To be considered for this quarter’s Professional Development Funds, applications must be received TODAY, Monday August 1st, by midnight. As a reminder, please note that for our application to be eligible, you must apply BEFORE the PD opportunity.

Applications for next quarter are due on November 1.

Professional Development Fund Criteria
Professional Development Fund Application

Irrigon Staff Moving

The staff at the Morrow County Extension SNAP-Ed office will be moving on Aug 8th to a new location:

Morrow Education Center
240 Columbia Lane
Irrigon, OR 97844
541-922-4004 (extension tbd)

Outreach and Engagement Quarterly Conversation, 8/19/16

Friday, August 19th
9:00am to 10:30am
202 Kidder Hall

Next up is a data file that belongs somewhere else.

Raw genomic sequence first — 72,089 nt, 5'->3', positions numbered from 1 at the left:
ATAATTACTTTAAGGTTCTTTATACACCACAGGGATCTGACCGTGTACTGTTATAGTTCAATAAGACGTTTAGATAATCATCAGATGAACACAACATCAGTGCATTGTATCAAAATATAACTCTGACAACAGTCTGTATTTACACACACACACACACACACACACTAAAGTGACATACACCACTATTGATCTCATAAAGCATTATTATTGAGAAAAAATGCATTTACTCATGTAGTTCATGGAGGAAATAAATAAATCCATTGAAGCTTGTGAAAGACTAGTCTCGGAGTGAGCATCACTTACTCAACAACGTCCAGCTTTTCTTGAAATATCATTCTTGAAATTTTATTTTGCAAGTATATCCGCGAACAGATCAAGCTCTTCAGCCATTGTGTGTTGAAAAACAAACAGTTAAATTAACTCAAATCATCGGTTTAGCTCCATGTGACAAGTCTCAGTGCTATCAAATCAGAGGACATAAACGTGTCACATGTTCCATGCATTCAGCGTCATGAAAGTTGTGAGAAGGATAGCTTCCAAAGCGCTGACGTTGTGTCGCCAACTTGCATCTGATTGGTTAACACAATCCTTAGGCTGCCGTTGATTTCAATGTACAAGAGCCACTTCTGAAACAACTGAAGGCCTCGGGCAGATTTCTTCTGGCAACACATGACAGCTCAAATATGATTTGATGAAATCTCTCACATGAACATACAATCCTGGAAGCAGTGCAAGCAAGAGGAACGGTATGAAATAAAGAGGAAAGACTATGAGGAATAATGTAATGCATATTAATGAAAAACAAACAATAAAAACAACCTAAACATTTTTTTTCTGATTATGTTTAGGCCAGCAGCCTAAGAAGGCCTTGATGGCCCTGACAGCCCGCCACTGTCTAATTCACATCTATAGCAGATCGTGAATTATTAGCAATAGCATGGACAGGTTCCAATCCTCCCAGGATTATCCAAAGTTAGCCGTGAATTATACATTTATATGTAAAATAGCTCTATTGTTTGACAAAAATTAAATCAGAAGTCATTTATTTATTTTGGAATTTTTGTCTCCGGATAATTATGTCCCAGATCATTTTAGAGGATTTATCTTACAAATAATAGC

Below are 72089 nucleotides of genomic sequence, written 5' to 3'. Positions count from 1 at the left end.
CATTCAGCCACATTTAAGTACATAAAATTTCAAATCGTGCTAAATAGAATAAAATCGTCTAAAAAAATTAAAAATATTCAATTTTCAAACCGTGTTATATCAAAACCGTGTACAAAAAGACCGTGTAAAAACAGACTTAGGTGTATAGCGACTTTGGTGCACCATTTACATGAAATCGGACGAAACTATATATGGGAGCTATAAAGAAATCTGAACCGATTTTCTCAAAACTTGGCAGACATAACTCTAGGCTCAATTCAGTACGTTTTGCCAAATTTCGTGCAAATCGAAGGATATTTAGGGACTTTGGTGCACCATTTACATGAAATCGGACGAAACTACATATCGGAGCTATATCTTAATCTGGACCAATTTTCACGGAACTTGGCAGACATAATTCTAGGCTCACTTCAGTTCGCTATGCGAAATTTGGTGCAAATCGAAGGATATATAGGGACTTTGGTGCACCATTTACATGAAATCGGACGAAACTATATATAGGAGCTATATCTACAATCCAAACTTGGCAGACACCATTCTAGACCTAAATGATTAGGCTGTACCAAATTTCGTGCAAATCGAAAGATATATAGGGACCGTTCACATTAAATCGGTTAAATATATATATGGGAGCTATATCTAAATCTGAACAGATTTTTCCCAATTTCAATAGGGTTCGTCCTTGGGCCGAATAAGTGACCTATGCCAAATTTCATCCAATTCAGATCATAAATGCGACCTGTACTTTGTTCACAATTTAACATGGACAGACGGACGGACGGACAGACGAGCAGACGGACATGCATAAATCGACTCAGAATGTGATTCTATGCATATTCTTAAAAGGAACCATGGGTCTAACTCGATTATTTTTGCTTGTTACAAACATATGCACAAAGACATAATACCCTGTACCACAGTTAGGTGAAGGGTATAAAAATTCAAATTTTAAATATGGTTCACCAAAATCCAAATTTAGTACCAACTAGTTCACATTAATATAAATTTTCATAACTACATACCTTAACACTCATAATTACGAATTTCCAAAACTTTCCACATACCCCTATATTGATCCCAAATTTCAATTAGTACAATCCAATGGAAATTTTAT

Extension in the News

Links to stories featuring Oregon State University Extension people and programs:

Camelina, quinoa studied as alternative crops in E. Oregon
Capital Press
July 26, 2016
Featuring: Bill Buhrig

Scales, tails and sails
Oregon Coast Today
July 26, 2016
Featuring: OSU Sea Grant and Lincoln County Extension Services

REAL Oregon
July 27, 2016
Featuring: Bill Buhrig (Audio)

Sold to the highest bidder
Curry Coastal Pilot
July 27, 2016
Featuring: Curry County 4-H

Reaching out, by extension
The Daily Astorian
July 20, 2016
Featuring: Clatsop County and Joyce Senior, Valerie Grant, Patrick Corcoran and Amanda Gladics.

Benny at the Linn County Fair

Thank you Michele Webster for sharing photos of Benny at the Linn County Fair!

If Benny has already been to your fair, please take the time to fill out the post fair survey to help us improve for next year.

Benny the Beaver at the Linn County Fair, July 2016
Benny the Beaver at the Linn County Fair, July 2016










Benny and Linn County Extension
Benny LOVES Extension!

















Benny the Beaver
Benny taking a break
Benny the Beaver on a Tractor at the Linn County Fair
Benny makes it look easy